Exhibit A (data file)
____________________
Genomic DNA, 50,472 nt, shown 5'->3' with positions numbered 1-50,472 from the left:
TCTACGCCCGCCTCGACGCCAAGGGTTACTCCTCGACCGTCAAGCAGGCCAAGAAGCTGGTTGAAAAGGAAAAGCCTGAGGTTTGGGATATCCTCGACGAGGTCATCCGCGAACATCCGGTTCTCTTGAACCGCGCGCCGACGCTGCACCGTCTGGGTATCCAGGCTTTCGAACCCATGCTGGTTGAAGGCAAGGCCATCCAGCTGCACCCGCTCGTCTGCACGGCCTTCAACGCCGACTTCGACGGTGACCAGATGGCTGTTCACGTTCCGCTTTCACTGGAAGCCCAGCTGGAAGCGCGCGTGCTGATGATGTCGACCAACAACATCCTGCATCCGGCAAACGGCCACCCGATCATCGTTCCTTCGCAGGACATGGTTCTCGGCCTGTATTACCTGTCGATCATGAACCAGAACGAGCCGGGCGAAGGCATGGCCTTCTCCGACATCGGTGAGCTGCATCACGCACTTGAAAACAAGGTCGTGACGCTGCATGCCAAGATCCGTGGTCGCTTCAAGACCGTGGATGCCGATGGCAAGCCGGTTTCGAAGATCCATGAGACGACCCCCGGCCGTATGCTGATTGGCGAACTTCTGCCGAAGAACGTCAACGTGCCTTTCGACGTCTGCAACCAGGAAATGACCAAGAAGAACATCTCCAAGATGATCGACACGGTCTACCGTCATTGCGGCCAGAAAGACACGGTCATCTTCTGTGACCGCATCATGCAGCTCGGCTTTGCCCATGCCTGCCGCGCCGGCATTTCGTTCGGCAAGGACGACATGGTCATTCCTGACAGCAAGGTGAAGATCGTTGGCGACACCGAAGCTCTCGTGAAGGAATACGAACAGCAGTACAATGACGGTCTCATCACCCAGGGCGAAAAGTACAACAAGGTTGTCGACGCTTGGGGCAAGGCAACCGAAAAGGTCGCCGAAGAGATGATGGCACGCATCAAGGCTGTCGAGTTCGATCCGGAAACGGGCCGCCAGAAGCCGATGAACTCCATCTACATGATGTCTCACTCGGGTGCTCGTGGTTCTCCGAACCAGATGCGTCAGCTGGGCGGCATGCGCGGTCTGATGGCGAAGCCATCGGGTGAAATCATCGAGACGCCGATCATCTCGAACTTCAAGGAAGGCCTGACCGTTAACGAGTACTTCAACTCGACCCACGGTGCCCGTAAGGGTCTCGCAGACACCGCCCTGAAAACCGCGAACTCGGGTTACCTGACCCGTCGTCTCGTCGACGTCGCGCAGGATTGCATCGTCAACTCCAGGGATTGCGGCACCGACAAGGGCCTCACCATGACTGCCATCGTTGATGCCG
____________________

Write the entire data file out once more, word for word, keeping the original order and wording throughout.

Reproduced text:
Genomic DNA, 50,472 nt, shown 5'->3' with positions numbered 1-50,472 from the left:
TCTACGCCCGCCTCGACGCCAAGGGTTACTCCTCGACCGTCAAGCAGGCCAAGAAGCTGGTTGAAAAGGAAAAGCCTGAGGTTTGGGATATCCTCGACGAGGTCATCCGCGAACATCCGGTTCTCTTGAACCGCGCGCCGACGCTGCACCGTCTGGGTATCCAGGCTTTCGAACCCATGCTGGTTGAAGGCAAGGCCATCCAGCTGCACCCGCTCGTCTGCACGGCCTTCAACGCCGACTTCGACGGTGACCAGATGGCTGTTCACGTTCCGCTTTCACTGGAAGCCCAGCTGGAAGCGCGCGTGCTGATGATGTCGACCAACAACATCCTGCATCCGGCAAACGGCCACCCGATCATCGTTCCTTCGCAGGACATGGTTCTCGGCCTGTATTACCTGTCGATCATGAACCAGAACGAGCCGGGCGAAGGCATGGCCTTCTCCGACATCGGTGAGCTGCATCACGCACTTGAAAACAAGGTCGTGACGCTGCATGCCAAGATCCGTGGTCGCTTCAAGACCGTGGATGCCGATGGCAAGCCGGTTTCGAAGATCCATGAGACGACCCCCGGCCGTATGCTGATTGGCGAACTTCTGCCGAAGAACGTCAACGTGCCTTTCGACGTCTGCAACCAGGAAATGACCAAGAAGAACATCTCCAAGATGATCGACACGGTCTACCGTCATTGCGGCCAGAAAGACACGGTCATCTTCTGTGACCGCATCATGCAGCTCGGCTTTGCCCATGCCTGCCGCGCCGGCATTTCGTTCGGCAAGGACGACATGGTCATTCCTGACAGCAAGGTGAAGATCGTTGGCGACACCGAAGCTCTCGTGAAGGAATACGAACAGCAGTACAATGACGGTCTCATCACCCAGGGCGAAAAGTACAACAAGGTTGTCGACGCTTGGGGCAAGGCAACCGAAAAGGTCGCCGAAGAGATGATGGCACGCATCAAGGCTGTCGAGTTCGATCCGGAAACGGGCCGCCAGAAGCCGATGAACTCCATCTACATGATGTCTCACTCGGGTGCTCGTGGTTCTCCGAACCAGATGCGTCAGCTGGGCGGCATGCGCGGTCTGATGGCGAAGCCATCGGGTGAAATCATCGAGACGCCGATCATCTCGAACTTCAAGGAAGGCCTGACCGTTAACGAGTACTTCAACTCGACCCACGGTGCCCGTAAGGGTCTCGCAGACACCGCCCTGAAAACCGCGAACTCGGGTTACCTGACCCGTCGTCTCGTCGACGTCGCGCAGGATTGCATCGTCAACTCCAGGGATTGCGGCACCGACAAGGGCCTCACCATGACTGCCATCGTTGATGCCG